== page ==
On November 9, 2016, the afternoon following election day, Hassan was declared the winner by 1,023 votes.[53][54] Ayotte conceded later that evening, choosing not to pursue a recount.[54]

Committee Assignments

Personal life

Hassan's husband, Thomas, was Principal of Phillips Exeter Academy from 2008-2015, and as of 2014 was the president-elect of School Year Abroad.[56] When Hassan's husband was Principal of Phillips Exeter Academy, the Hassans did not live in the Governor's Mansion, instead living in a colonial mansion on the Phillips Exeter campus provided to them as part of her husband's employment.[2] After Thomas Hassan left his position at Phillips Exeter Academy, the Hassans bought and moved into a home in Newfields, NH.[lower-alpha 1][2][57] Hassan has two adult children, the older of whom, Ben, has cerebral palsy.[8]

Electoral history

New Hampshire State Senate 23rd District Election, 2002
Party Candidate Votes %
Republican Russell Prescott (inc.) 10,659 54.04
Democratic Maggie Hassan 9,067 45.96
New Hampshire State Senate 23rd District Election, 2004
Party Candidate Votes %
Democratic Maggie Hassan 15,201 51.96
Republican Russell Prescott (inc.) 14,054 48.04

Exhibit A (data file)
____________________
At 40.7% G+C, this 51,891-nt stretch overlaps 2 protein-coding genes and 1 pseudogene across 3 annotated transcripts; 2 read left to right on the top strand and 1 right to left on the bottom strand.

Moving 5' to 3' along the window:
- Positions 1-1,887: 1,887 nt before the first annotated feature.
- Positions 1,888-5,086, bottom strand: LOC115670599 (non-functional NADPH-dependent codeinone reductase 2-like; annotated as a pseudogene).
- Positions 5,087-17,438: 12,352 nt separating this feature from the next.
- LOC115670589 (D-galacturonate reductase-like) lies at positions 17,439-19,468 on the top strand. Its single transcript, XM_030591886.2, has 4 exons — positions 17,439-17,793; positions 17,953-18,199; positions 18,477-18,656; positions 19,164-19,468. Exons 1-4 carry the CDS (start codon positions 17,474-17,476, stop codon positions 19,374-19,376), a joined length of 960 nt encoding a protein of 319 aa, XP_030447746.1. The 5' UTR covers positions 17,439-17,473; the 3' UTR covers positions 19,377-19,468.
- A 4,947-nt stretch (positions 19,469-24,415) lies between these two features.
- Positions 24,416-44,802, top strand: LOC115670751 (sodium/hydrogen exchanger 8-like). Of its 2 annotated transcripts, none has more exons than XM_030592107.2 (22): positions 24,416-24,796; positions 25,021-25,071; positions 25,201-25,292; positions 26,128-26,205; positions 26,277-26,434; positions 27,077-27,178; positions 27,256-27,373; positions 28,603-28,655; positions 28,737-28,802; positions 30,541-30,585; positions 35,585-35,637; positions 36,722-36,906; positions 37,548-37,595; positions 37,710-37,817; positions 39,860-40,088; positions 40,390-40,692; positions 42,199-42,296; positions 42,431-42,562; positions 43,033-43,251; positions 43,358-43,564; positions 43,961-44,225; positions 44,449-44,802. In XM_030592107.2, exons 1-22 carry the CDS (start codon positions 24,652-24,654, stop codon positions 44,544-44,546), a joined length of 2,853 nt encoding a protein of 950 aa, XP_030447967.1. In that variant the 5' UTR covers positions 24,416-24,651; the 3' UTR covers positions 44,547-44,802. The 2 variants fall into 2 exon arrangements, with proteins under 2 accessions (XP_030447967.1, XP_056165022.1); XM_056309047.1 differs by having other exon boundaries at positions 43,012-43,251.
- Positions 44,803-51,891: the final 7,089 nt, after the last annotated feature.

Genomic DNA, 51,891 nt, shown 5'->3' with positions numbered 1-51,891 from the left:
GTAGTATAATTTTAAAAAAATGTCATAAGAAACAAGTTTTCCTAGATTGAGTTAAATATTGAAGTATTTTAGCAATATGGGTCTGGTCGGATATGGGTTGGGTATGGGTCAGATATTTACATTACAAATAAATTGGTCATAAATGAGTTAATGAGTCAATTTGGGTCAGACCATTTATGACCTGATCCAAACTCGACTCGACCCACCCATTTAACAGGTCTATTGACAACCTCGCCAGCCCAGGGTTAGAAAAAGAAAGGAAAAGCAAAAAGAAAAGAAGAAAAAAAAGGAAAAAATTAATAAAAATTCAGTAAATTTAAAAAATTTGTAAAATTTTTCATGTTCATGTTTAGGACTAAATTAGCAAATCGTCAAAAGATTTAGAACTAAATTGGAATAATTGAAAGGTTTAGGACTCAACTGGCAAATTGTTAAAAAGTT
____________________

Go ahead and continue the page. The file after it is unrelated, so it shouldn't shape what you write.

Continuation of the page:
New Hampshire State Senate 23rd District Election, 2006
Party Candidate Votes %
Democratic Maggie Hassan (inc.) 10,566 60.12
Republican Natalie Healy 7,008 39.88
New Hampshire State Senate 23rd District Election, 2008
Party Candidate Votes %
Democratic Maggie Hassan (inc.) 17,212 57.20
Republican Lee Quandt 12,877 42.80
New Hampshire State Senate 23rd District Election, 2010
Party Candidate Votes %
Republican Russell Prescott 11,001 53.38
Democratic Maggie Hassan (inc.) 9,606 46.62
New Hampshire Governor Democratic Primary Election, 2012
Party Candidate Votes %
Democratic Maggie Hassan 45,120 53.64
Democratic Jackie Cilley 33,066 39.31
Democratic Bill Pearce Kennedy 5,936 7.06
New Hampshire Governor Election, 2012
Party Candidate Votes %
Democratic Maggie Hassan 378,934 54.66
Republican Ovide Lamontagne 295,026 42.56
Libertarian John Babiarz 19,251 2.78
New Hampshire Governor Democratic Primary Election, 2014
Party Candidate Votes %
Democratic Maggie Hassan (inc.) 39,185 94.18
Democratic Ian Freeman 1,719 4.13
Democratic Clecia Terrio 704 1.69
New Hampshire Governor Election, 2014
Party Candidate Votes %
Democratic Maggie Hassan (inc.) 254,666 52.48